It’s winter. You’re staring at the fruit in the produce aisle. Do you dare buy those strawberries from Mexico or those cantaloupes from Guatemala? When is it better to buy frozen, or even canned — or should you skip the out-of-season stuff altogether? Here’s a quick guide to getting the healthiest bang for your winter food-shopping buck.

Know the score on imported produce

Chances are, most of the produce you see in the store in winter comes from somewhere else — within the United States or much further away. According to the FDA, nearly 50 percent of our fresh fruit and 20 percent of fresh veggies come from outside the country. In the winter those numbers may be even higher.

The big concern with imported produce is illegal pesticide residues. It’s the most common reason produce is turned away from our borders according to a report from the Center for Science in the Public Interest. Contamination with salmonella or other pathogens (including listeria and shigella) is the second most common reason.

The good news: Government agencies and several objective studies have found that the pesticide residue on imported produce generally meets Food and Drug Administration and Environmental Protection Agency regulations. According to the FDA’s 2011 Pesticide Report, about 93 percent of imported produce was in compliance with U.S. standards. It’s possible that imported produce from certain countries may even offer advantages. For example, the Environmental Working Group (EWG) notes that the European Union has banned the pesticide diphenylamine, a growth regulator and antioxidant used in the United States to keep apples and some pears pretty during months in cold storage.

But some imported produce does fail to make the grade, and some countries, including China, are bigger offenders than others. In a testimony before a subcommittee of the House Foreign Affairs Committee in 2013, food safety expert Patty Lovera of Food & Water Watch, a non-profit consumer advocacy group, noted that Chinese food imports accounted for 27 percent of our processed (that includes frozen) fruits, vegetables and nuts and 31 percent of our garlic in 2011. There are more than 1 million Chinese food processing plants, and in 2012 the FDA inspected only 10, according to that group. Even organic Chinese produce has been rejected by the FDA for high pesticide residue levels.

Should you steer clear of Chinese produce? Not necessarily. "A higher rejection rate does not mean that more violative produce ends up in U.S. grocery stores," says Lauren E. Sucher, an FDA press officer. Produce the FDA rejects due to unacceptable pesticide residues never enters the United States and therefore doesn't reach our shelves. "Additionally, when the FDA identifies the presence of unlawful residues of this type, the product from the identified firm may be subject to detention without physical examination and placed on an appropriate Import Alert. Future shipments of a particular product that is on an Import Alert from the identified firm must be shown to be free of the unlawful pesticide chemical residue, or that shipment will also be refused admission," says Sucher.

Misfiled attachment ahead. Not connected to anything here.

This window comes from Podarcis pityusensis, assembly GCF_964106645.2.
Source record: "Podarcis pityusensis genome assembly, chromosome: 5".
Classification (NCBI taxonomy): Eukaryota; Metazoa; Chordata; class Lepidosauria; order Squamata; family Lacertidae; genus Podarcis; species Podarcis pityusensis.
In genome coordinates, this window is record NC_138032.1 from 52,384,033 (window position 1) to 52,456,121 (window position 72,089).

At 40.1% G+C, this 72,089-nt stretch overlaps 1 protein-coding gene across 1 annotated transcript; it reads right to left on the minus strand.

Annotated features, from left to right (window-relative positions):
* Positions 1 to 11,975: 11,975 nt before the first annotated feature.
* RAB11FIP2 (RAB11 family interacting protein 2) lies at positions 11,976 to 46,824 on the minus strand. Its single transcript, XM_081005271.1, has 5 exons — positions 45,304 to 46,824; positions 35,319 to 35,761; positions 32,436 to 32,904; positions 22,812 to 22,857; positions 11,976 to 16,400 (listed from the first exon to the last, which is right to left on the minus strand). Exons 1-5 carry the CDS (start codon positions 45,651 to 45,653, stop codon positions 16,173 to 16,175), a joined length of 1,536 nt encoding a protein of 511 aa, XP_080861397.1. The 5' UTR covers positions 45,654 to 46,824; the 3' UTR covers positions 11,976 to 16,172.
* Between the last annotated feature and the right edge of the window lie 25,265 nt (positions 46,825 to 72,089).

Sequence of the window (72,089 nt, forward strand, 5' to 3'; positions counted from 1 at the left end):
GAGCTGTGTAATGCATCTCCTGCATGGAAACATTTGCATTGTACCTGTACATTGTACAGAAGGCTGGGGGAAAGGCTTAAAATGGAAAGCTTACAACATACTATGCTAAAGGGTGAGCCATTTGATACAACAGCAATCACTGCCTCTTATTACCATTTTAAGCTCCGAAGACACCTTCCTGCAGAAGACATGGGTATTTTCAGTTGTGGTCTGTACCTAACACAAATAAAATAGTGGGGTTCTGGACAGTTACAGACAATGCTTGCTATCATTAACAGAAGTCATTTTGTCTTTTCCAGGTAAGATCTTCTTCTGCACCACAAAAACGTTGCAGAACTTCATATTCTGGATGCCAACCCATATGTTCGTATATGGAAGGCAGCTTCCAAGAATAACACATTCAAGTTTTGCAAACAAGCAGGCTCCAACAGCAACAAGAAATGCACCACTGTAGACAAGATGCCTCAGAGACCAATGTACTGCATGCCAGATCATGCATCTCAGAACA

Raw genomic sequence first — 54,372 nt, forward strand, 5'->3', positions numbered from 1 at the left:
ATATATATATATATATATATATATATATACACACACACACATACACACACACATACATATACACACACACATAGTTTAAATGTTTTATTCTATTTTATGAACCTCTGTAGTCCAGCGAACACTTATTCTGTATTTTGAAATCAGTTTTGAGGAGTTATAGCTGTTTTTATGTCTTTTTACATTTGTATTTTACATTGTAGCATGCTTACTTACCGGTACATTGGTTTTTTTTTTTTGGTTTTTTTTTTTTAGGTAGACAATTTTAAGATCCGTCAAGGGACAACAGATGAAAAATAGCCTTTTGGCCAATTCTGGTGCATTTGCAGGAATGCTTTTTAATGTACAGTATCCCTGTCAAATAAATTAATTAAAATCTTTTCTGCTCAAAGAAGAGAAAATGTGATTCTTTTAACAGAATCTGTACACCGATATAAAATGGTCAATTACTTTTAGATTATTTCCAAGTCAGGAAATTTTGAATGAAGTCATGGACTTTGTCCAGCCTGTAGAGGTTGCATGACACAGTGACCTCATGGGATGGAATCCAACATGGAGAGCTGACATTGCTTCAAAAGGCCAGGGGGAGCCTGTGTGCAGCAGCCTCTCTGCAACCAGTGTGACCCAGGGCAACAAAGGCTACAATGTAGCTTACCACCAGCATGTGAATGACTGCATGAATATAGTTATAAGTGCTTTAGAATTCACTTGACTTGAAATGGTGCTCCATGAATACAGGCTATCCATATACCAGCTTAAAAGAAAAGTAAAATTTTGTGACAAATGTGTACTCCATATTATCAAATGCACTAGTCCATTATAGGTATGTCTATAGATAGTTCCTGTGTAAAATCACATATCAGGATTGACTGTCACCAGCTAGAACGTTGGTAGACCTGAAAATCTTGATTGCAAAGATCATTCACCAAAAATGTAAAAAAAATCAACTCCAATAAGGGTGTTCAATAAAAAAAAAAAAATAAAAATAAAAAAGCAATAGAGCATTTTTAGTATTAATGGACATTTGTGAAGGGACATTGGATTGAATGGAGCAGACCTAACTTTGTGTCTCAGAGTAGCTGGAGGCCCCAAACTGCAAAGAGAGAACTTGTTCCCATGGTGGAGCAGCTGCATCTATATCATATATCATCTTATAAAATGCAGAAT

Consider frozen and canned

Frozen, and sometimes canned, food is usually processed immediately after harvesting, which helps preserve its vitamins and minerals. So if you’re buying out-of-season produce, frozen fruits and veggies may be your best choice. You can check the label to find out the country of origin. Frozen fruits and vegetables will keep well in the freezer for 8 to 12 months.

Make smart non-organic choices

You don’t always have to buy organic to eat healthy. Some produce — both domestic and imported — tends to have low levels of pesticide residue even if it’s not organic. According to the EWG, that list includes avocados, sweet corn, pineapples, cabbage, frozen sweet peas, onions, asparagus, mangoes, papayas, kiwis, eggplant, grapefruit, cantaloupe, cauliflower and sweet potatoes.

You may want to opt for organic when it comes to produce that tends to have higher levels of pesticide residues. According to the EWG, these include apples, strawberries, grapes, celery, peaches, spinach, sweet bell peppers, imported nectarines, cucumbers, cherry tomatoes, snap peas, potatoes, hot peppers, domestic blueberries, lettuce and kale/collard greens. 

Finally, it's common sense, but be sure to thoroughly rinse all produce — organic or not — before you eat it. That will help get rid of dirt and bacteria. Plain water will suffice; the FDA recommends against using soap or a store-bought produce wash. Dry the produce with a clean towel or paper towel to help get rid of any remaining bacteria.